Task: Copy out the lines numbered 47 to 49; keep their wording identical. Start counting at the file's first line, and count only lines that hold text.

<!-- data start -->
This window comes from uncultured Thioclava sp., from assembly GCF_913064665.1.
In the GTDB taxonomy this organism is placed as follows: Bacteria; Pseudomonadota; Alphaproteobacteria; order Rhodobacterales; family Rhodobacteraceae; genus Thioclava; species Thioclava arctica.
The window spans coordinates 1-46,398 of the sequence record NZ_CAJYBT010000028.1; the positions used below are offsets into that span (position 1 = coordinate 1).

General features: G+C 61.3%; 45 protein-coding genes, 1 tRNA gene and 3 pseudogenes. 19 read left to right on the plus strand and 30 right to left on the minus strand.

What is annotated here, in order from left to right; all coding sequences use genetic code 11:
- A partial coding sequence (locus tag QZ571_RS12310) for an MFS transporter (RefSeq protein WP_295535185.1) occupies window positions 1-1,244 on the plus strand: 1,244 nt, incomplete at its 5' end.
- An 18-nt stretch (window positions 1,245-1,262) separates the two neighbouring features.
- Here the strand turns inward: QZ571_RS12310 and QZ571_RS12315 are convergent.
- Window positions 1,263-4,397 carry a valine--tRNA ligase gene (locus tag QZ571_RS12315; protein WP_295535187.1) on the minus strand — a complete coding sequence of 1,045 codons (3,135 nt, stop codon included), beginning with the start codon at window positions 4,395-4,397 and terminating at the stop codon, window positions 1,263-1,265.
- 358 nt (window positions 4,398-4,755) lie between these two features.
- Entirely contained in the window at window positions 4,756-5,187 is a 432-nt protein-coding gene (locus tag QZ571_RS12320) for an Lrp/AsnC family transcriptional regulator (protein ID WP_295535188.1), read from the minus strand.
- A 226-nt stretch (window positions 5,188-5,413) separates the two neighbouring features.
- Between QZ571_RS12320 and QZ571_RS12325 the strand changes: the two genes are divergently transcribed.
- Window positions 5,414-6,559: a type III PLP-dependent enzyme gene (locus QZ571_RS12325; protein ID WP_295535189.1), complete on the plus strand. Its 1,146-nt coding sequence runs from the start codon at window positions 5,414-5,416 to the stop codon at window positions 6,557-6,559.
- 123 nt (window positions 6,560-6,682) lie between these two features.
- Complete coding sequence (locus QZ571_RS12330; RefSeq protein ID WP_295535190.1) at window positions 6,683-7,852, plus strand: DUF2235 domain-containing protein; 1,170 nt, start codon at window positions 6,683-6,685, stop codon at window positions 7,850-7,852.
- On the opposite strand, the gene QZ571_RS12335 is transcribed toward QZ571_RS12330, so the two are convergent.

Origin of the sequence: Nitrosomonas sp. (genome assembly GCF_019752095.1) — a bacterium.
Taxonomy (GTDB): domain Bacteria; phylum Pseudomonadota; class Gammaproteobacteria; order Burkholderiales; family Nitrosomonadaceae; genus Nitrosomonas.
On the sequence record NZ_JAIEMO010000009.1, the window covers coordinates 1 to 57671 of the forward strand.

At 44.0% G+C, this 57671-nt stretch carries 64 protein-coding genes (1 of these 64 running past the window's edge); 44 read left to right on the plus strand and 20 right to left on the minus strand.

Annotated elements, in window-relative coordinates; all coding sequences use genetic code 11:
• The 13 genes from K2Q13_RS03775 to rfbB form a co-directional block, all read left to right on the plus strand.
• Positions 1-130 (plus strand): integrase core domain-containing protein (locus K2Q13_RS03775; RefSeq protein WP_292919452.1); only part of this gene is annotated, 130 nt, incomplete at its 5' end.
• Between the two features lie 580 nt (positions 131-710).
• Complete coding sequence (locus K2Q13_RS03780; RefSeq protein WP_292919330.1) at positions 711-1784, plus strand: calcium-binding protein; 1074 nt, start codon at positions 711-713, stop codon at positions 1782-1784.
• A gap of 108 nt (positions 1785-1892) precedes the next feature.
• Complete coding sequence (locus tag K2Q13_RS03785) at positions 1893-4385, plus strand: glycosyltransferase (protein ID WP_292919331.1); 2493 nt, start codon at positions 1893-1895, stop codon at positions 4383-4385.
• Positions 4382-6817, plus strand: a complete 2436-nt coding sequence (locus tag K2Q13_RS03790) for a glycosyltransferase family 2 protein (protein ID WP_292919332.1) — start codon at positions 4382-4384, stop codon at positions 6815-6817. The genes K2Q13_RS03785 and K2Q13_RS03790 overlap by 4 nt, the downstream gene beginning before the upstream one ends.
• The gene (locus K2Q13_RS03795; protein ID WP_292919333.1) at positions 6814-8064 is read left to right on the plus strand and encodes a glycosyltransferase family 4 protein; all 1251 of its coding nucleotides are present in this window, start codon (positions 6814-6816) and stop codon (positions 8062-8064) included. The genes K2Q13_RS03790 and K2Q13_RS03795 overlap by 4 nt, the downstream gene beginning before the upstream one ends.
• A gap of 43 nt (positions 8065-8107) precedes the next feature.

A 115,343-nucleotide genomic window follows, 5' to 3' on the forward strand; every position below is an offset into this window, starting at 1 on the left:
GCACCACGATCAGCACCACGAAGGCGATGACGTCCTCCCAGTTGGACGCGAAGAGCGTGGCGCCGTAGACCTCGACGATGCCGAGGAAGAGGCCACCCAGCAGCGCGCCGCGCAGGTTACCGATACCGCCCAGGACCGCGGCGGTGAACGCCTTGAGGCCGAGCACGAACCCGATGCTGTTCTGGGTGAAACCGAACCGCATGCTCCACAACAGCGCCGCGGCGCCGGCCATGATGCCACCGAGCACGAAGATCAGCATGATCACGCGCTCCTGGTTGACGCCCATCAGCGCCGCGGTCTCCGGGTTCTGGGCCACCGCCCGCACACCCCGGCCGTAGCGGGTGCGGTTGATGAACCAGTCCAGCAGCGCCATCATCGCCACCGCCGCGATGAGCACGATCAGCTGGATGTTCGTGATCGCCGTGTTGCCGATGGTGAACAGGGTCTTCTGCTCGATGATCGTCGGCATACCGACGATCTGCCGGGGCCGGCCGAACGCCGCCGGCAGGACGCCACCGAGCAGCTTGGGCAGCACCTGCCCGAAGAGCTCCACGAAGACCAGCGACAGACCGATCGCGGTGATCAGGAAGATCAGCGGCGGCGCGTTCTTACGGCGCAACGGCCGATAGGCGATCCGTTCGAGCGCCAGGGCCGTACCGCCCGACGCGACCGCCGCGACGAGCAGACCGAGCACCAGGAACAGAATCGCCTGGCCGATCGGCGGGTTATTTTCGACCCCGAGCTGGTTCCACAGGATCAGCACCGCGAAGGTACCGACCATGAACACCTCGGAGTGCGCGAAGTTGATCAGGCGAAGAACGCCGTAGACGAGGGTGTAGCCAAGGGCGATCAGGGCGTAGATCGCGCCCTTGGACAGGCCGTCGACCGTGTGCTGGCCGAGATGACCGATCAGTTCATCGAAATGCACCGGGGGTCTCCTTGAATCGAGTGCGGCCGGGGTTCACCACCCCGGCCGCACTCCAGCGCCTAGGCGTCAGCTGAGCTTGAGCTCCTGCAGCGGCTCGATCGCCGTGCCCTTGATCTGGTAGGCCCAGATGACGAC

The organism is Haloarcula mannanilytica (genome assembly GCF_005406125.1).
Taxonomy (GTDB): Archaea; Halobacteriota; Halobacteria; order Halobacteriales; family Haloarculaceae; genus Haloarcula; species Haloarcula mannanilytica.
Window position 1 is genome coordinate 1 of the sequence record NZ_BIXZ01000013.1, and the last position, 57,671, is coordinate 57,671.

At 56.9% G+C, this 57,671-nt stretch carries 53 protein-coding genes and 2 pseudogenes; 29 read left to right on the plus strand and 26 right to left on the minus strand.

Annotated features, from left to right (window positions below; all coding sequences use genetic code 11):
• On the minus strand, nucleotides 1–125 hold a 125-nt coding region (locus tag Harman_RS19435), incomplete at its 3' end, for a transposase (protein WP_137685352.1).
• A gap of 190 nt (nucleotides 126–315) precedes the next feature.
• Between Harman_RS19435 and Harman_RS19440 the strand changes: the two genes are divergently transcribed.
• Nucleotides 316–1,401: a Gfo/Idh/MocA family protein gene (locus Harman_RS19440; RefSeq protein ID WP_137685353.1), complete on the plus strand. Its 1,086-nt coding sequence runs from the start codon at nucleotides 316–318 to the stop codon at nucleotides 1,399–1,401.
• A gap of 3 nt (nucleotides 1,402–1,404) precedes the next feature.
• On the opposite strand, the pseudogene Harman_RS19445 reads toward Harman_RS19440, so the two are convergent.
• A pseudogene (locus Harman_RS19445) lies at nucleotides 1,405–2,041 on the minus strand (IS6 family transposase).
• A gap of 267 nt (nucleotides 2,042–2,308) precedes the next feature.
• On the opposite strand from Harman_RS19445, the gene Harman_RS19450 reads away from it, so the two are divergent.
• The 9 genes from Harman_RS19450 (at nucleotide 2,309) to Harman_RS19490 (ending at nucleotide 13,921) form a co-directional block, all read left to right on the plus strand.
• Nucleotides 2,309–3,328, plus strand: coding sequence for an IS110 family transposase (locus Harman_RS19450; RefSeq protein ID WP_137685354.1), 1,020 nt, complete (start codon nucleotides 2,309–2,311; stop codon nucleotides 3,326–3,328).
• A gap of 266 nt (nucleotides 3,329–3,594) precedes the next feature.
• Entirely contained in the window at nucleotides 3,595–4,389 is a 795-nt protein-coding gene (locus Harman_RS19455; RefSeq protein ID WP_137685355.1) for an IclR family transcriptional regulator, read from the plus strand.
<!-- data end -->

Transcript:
• On the opposite strand from Harman_RS19445, the gene Harman_RS19450 reads away from it, so the two are divergent.
• The 9 genes from Harman_RS19450 (at nucleotide 2,309) to Harman_RS19490 (ending at nucleotide 13,921) form a co-directional block, all read left to right on the plus strand.
• Nucleotides 2,309–3,328, plus strand: coding sequence for an IS110 family transposase (locus Harman_RS19450; RefSeq protein ID WP_137685354.1), 1,020 nt, complete (start codon nucleotides 2,309–2,311; stop codon nucleotides 3,326–3,328).